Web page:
Pope said he got the sense from other trustees that the transaction even months ago was already a “done deal.” He said Paul, CEO of Bald Head Island Limited, has dangled the idea that the company could simply sell the ferry system to another private buyer.
“Chad’s threat the whole time is, ‘Hey, I could put this up, sell the parking, sell the barge, and you guys would be stuck with a ferry that can’t meet its obligations,'” Pope said. “Now we’ve got a deal— love it or shove it, basically. Now what do we do with it?”
Last week, Paul said the company has come out of pocket (with no expectation of being reimbursed), spending more than $400,000 to finance the authority to pay consultants to prepare for the deal. The whole point of the private-to-public transaction, rather than a private-to-private sale, is to maintain a public trust for the island, ensuring access for its residents for decades to come, Paul said.
“We can pursue the public purpose that takes the profit motive out of the system which should result in lower and more stable fares over time,” Paul said Wednesday. “Or we can pursue a private sale to a private operator that has a profit motive.”
The village is also concerned about projected ferry and barge price increases, set to go into effect in July. Ferry tickets will increase from $23 to $27; barge rates are projected to increase from $55 to $60 per 6 feet.
Because the village pays for its employee’s travel expenses to and from the island, council members worried the price increase would squeeze the village’s finances. According to Paul, rates haven’t kept up with inflation; the ferry fee has increased just once since 1993.
In an interview earlier this month, Folwell said his main focus is ensuring fairness for all users of the ferry systems — for those who own the yachts and those who “clean the yachts,” and for “those that make their living with their hands, their back and their feet and those that don’t.”
“I’m most concerned about the forgotten citizen who may end up getting the short end of this deal through higher fares. Often times the number of people working on the island is four times the number of residents. Nearly all of them have to leave the island every day and night,” Folwell said in the release. “The best way to keep that from happening is for the Mitchell family to continue their philanthropic legacy in the area by donating the system for the benefit of all.”
A deep opposition
Earlier this month, a negotiating subcommittee of the authority (which has no island residents), “the supposed consultants” (Sayre’s description), and Limited offered a preview presentation to the LGC. In the village’s letter to the LGC, it complained of one-sided consulting documents prepared by Limited that were overly generous to the company. Paul later pushed back on this claim, stating financial projections have come from an independent third-party.
“I don’t really understand why the seller was there arguing for the purchase price that the buyer is going to have to pay,” Sayre said of the LGC presentation. “That to me was very strange.”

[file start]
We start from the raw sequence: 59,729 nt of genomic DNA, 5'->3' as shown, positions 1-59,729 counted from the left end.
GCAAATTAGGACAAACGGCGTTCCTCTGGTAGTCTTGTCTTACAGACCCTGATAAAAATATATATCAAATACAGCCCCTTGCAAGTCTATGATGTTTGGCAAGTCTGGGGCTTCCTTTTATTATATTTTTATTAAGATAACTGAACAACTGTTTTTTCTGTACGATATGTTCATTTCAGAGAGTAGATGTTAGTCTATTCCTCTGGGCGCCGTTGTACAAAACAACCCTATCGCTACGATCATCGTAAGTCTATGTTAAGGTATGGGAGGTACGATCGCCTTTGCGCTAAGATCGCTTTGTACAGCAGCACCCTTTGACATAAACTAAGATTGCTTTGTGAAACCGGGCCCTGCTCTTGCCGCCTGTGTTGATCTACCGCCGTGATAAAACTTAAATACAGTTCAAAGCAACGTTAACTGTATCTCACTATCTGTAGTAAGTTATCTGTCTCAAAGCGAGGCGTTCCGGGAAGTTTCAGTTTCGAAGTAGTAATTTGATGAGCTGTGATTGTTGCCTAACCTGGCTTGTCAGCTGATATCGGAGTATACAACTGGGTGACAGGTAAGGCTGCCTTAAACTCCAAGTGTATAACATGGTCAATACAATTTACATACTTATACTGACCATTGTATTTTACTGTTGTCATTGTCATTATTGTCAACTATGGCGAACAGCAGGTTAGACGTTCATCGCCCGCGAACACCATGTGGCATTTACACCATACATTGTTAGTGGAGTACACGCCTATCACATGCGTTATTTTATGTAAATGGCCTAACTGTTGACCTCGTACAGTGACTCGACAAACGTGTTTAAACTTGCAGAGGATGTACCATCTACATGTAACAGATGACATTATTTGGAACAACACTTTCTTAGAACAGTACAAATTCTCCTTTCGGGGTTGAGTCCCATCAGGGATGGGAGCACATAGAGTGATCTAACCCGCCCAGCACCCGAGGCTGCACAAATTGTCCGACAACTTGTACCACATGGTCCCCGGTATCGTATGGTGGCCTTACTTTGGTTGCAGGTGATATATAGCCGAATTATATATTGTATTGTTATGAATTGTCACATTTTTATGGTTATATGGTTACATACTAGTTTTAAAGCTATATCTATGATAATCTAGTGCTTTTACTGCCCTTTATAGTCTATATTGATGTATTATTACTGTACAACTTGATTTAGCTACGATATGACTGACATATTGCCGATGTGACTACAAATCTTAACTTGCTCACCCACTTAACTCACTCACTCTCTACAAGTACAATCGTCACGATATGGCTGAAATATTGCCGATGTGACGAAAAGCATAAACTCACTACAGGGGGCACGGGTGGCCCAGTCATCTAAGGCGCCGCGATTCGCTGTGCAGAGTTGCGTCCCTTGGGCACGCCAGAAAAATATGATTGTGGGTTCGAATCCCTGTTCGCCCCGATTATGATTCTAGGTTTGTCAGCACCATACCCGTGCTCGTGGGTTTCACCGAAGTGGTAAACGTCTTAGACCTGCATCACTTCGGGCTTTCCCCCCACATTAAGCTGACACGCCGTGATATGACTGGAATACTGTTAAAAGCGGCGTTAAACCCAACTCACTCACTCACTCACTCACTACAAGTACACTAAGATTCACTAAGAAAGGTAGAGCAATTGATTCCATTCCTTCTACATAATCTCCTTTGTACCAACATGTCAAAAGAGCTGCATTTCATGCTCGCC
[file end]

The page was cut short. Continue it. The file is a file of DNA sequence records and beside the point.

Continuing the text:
BHITA trustee Pope said he was perturbed that the group representing the authority indicated there was no opposition to the deal.
“When asked by Treasurer Folwell and members of the LGC whether there was any opposition to this transaction the BHITA representatives said no,” the treasurer’s release states. LGC guidelines require community support for the project, “especially for non-voted debt.”
“That kind of took us back a little because there’s a very deep opposition,” Pope said in the village meeting.
Council aired concerns, as eventually specified in their Dec. 15 letter to the LGC, that the purchase price did not account for necessary improvements to the system, including financing set aside to expand parking at Deep Point Marina in Southport.
Because the new authority lacks any credit history, it’s unlikely to receive a flawless bond rating, which could lead to high interest rates, and eventually, more debt. The authority has received at least three preliminary indicative bond ratings to date. This information is considered confidential at this point, according to BHITA Chair Susan Rabon.
Including the barge, parking, and ferry operations, the transportation businesses accounted for $2.32 million in total profit in 2019 and $894,000 in 2018, according to the company’s audited financial statements. Part of the ferry operation’s business includes contracts with Limited, the parent company that owns Bald Head Island Transportation, Inc.
The ferry side of the business pays Limited $1.25 million in fees annually to lease space at the terminals, around $115,000 in management fees, and last year, paid $374,000 in interest payments towards an $18.3 million debt it has with the company (not an outside lender).
Mayor Pro-tem Mike Brown said he was concerned the authority’s revenues aren’t enough to cover incoming bond debt and necessary system improvements.
“Finances are so tight that improvements that have been deferred and improvements that we would like to be put in place are going to be very hard to put in place over the next 30 years,” he said at the council meeting.